I’m glad you brought up the three brothers, though, because I’m actually way more interested in Armstrong’s brothers — The Timewalker (Ivar) and The Eternal Warrior (Gilad). I feel like this is a constant problem with a lot of the stuff I’ve read from Valiant lately. I get invested in peripheral characters rather than the protagonist/deuteragonists. When The Eternal Warrior showed up in the Vol 2, I was really invested in his background and his personality. That went double for Ivar’s appearance in Vol 3 — I loved him pretty much immediately. I wish I’d felt that way about Archer, Armstrong, or both.
Steve: See, it’s weird because I didn’t feel too much for either of them as they first appeared in the series. I like them both okay, but Archer was the appealing part of the comic for me when things start off. I’ve never seen him as being close to reality, but I do live in Britain, a country where the most extreme thing the Christians do is egg rolling at Easter. I enjoy Archer as someone learning that religion can be passive rather than active, and you don’t need to go around shooting your enemies with a crossbow just to prove to Jesus that you respect him. He spends these issues learning that there’s more than just what he’s been told, and that’s a moral I’ve always enjoyed watching play out.
With Gilad showing up in the second trade, then Ivar in the third, did you feel like either of them brought something out of Armstrong as a character that made him more interesting for you? Or was it mostly the feeling that you wished Armstrong would leave so his brothers could take the stage full-time? What was it about the brothers which you liked so much?
JAM: I think Gilad absolutely did. Armstrong’s respect for life didn’t really come out until it was put in contrast with Gilad’s relative bloodthirst. His affection for his brothers also became extraordinarily clear. He seemed to have a lot more dimension once Gilad was involved.
This is less true for Ivar, who I just find interesting as a concept/character. I like how he responds to situations — and I was actually pretty surprised by how warm he was. In the first issue you get this impression that he’s harsh and unyielding, but he’s absolutely jubilant when he sees Armstrong for the first time.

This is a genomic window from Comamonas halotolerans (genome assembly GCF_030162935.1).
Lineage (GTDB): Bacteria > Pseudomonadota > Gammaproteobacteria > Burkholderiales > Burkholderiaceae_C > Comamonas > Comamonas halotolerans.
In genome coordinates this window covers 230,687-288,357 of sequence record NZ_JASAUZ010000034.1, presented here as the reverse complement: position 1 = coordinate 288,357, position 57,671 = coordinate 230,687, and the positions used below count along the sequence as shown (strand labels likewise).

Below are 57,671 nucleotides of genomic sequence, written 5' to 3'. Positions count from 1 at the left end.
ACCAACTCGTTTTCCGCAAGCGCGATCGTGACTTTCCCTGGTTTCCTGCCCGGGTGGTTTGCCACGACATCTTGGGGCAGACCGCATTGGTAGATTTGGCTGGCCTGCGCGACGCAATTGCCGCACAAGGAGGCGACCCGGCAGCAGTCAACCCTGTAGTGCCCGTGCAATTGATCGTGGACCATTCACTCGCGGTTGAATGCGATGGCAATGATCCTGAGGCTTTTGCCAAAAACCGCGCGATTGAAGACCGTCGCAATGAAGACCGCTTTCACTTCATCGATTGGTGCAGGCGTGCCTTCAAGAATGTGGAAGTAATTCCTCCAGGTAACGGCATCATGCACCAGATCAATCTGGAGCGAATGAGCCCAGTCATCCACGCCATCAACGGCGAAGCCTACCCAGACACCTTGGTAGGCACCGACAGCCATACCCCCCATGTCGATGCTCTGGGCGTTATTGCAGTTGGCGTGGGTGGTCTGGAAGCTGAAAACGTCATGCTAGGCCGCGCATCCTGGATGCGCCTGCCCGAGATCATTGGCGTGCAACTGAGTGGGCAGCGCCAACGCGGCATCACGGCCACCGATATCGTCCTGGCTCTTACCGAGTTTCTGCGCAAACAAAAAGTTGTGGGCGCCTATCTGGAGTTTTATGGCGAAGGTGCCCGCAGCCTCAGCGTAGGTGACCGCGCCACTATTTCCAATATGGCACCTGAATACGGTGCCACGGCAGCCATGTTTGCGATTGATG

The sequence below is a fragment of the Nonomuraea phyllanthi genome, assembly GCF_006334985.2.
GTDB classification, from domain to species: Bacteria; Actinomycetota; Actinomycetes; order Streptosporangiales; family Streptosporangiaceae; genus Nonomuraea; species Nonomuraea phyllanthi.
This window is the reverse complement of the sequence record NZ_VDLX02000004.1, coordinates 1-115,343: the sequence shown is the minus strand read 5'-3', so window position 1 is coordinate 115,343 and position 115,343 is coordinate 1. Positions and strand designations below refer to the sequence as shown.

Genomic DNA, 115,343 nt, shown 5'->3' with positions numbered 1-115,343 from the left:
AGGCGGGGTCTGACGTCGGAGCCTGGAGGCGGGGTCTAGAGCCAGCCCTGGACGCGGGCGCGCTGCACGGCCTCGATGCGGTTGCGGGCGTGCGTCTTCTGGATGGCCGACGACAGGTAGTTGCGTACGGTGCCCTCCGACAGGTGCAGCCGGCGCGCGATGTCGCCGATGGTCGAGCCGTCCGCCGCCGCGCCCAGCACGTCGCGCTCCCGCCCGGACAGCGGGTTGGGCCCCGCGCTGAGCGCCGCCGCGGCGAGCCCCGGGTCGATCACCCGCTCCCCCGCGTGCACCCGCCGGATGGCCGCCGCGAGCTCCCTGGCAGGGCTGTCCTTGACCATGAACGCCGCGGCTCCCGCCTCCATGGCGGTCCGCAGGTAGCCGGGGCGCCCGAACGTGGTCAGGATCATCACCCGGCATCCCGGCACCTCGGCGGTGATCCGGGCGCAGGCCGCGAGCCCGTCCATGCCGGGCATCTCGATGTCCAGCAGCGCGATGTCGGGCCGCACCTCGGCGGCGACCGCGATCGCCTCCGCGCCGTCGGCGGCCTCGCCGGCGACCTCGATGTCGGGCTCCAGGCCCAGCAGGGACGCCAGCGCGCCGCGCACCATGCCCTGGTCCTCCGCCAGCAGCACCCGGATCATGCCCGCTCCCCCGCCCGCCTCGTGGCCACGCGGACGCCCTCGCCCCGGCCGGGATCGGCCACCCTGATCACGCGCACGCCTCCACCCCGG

I really dig time travel though, and cause-and-effect concepts. So I love that he’s not quite sure where in time he is, that he’s seen everything happen already but can’t really interfere. That has to be difficult, and can lead to a lot of great stories.
But then, Gilad also seems like he has a lot of potential for story. As someone who’s all about the fight but is also grappling with the exhaustion that will eventually overtake you — an Eternal Warrior, as a concept, 100% speaks to me. (I doubt that the Eternal Warrior is being used as a metaphor to talk about the struggle of marginalized people, but — you know, Valiant, call me, because how dope would that be?) It sounds like a pretty sad and tiring existence, regardless of whether that’s what Gilad “lives for.” I see myself in him and want to read more.
Steve:That’s really interesting, then, because Gilad’s had two series as part of the new Valiant — and the second one in particular might be exactly the sort of thing you’re interested in. Minus, I believe, the metaphor bit. He’s also been featured in some of their big event storylines — so there’s plenty of Eternal Warrior around for you!
And Ivar gets his own series too, which is going on right now and is also written by Fred Van Lente. That’s all about time-travel… as is the third trade of Archer & Armstrong, which is where things go off-the-rails in a surprisingly controlled fashion. Did you like the series more for moving off into weirdness, as it really does by the time we reach the third trade, or did that just make the book feel more throwaway and disposable?
JAM: It’s hard to say whether I liked the series more for moving off into weirdness. I felt it was kind of throwaway from the very beginning, to be honest. But the third series started to dip more into the — can we call it the legendarium of Archer & Armstrong? You get the sense that Archer has a larger significance in the universe and that element was interesting to me — as, of course, was the time travel. There was a sense of stakes and mystery that was much less obvious than, say, his being a psiot. I’m interested in what The Faraway is, and I can dig the dinosaurs, but the weird general and the aliens? Eh.